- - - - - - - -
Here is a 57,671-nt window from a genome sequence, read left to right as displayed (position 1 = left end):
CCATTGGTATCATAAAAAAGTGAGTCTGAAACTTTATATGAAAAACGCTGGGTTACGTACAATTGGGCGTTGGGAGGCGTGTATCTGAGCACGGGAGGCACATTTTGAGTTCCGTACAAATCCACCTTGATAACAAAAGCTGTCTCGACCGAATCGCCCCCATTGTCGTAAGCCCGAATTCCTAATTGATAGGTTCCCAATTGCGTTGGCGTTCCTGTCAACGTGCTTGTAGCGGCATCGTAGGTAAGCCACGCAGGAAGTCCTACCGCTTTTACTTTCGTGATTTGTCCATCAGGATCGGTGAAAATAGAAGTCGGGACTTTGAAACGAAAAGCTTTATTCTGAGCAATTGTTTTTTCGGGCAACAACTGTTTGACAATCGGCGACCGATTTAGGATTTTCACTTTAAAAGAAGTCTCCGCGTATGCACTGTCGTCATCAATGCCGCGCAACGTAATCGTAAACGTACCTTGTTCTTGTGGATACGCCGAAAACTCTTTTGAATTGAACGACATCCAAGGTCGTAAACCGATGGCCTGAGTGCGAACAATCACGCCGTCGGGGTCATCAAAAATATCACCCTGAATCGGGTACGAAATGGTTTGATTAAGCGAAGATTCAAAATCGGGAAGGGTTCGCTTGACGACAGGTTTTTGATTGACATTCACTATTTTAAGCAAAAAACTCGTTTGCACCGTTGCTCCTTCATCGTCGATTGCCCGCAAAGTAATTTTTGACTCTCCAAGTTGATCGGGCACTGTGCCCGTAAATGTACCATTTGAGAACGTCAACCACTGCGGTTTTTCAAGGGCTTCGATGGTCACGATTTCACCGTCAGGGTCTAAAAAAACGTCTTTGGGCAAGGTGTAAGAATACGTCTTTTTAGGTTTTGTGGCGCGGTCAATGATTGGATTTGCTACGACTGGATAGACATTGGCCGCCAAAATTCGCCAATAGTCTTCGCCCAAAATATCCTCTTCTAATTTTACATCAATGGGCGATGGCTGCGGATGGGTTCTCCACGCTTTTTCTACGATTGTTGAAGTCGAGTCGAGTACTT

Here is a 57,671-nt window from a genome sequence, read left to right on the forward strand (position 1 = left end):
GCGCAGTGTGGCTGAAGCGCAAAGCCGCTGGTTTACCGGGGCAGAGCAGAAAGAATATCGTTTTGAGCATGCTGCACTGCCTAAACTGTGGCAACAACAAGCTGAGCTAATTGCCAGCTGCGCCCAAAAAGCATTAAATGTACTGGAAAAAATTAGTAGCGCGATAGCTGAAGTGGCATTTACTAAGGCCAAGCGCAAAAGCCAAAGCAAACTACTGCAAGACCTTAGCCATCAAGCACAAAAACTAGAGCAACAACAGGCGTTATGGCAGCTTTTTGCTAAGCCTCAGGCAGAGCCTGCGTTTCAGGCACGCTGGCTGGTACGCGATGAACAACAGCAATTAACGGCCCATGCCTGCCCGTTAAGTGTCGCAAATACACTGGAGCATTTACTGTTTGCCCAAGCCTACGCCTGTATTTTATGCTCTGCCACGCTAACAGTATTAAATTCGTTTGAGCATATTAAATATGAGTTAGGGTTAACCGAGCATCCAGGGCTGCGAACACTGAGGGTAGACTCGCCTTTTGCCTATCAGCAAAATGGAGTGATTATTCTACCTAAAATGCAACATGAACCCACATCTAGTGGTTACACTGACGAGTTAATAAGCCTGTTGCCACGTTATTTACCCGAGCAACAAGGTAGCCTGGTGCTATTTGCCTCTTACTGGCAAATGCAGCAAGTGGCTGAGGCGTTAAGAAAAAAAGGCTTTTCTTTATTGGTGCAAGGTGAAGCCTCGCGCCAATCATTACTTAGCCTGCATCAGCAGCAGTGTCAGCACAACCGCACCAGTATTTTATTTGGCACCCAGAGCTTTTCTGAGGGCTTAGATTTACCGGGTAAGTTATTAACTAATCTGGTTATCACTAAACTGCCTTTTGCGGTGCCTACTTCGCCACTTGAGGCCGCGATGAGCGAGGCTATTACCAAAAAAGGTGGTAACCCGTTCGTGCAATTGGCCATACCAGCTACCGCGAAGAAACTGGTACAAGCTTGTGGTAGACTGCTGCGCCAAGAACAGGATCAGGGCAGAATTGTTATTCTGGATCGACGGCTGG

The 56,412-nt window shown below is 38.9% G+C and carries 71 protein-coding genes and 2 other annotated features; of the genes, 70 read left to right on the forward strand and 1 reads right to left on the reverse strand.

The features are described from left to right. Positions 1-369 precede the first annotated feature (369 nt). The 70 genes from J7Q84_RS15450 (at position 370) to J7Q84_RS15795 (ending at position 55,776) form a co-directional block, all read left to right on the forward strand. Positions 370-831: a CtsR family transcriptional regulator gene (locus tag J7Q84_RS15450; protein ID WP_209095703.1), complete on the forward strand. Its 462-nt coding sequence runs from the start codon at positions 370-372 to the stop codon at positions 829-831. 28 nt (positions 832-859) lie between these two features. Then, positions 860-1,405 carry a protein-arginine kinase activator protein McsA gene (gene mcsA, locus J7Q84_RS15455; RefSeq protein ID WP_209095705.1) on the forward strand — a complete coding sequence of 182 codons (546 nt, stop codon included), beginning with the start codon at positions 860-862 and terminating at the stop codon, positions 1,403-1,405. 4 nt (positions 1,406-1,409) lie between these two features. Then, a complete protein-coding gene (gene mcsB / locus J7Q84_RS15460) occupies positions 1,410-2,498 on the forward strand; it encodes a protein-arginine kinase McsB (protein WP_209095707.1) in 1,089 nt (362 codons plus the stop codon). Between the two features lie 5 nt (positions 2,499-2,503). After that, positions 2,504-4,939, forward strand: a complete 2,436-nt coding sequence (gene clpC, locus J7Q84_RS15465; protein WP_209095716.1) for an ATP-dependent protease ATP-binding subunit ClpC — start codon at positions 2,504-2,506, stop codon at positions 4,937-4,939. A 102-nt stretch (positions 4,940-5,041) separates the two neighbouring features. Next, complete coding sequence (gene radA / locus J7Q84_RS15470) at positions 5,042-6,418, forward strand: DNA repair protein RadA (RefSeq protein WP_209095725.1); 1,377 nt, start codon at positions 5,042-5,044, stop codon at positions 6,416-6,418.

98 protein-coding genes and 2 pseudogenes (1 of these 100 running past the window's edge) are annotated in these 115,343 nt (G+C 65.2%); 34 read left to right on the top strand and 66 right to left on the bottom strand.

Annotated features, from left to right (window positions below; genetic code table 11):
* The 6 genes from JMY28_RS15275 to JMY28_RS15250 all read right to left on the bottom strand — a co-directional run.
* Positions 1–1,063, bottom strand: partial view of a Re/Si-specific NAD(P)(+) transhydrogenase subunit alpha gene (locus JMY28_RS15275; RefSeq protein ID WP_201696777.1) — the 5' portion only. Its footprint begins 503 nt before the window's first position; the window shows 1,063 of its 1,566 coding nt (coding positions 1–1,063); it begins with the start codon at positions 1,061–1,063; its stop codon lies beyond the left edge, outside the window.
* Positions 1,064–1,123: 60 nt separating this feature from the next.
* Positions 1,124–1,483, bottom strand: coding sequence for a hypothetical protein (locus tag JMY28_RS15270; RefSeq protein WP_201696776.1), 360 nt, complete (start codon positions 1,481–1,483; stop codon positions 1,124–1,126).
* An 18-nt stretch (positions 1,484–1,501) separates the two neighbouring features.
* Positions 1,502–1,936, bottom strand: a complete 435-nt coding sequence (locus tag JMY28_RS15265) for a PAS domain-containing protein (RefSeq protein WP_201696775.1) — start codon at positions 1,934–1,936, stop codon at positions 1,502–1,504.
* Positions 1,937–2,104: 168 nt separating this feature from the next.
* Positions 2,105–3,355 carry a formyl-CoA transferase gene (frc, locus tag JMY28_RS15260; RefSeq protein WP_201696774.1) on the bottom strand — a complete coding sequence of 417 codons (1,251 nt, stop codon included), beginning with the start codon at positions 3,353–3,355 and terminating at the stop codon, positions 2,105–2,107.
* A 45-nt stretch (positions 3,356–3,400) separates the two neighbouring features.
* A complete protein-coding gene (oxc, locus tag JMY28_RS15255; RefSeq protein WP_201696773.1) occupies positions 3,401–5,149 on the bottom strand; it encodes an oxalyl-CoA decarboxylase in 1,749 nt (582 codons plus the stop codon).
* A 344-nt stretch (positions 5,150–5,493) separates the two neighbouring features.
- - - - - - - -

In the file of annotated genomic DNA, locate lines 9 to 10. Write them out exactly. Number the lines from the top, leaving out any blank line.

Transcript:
* The 6 genes from JMY28_RS15275 to JMY28_RS15250 all read right to left on the bottom strand — a co-directional run.
* Positions 1–1,063, bottom strand: partial view of a Re/Si-specific NAD(P)(+) transhydrogenase subunit alpha gene (locus JMY28_RS15275; RefSeq protein ID WP_201696777.1) — the 5' portion only. Its footprint begins 503 nt before the window's first position; the window shows 1,063 of its 1,566 coding nt (coding positions 1–1,063); it begins with the start codon at positions 1,061–1,063; its stop codon lies beyond the left edge, outside the window.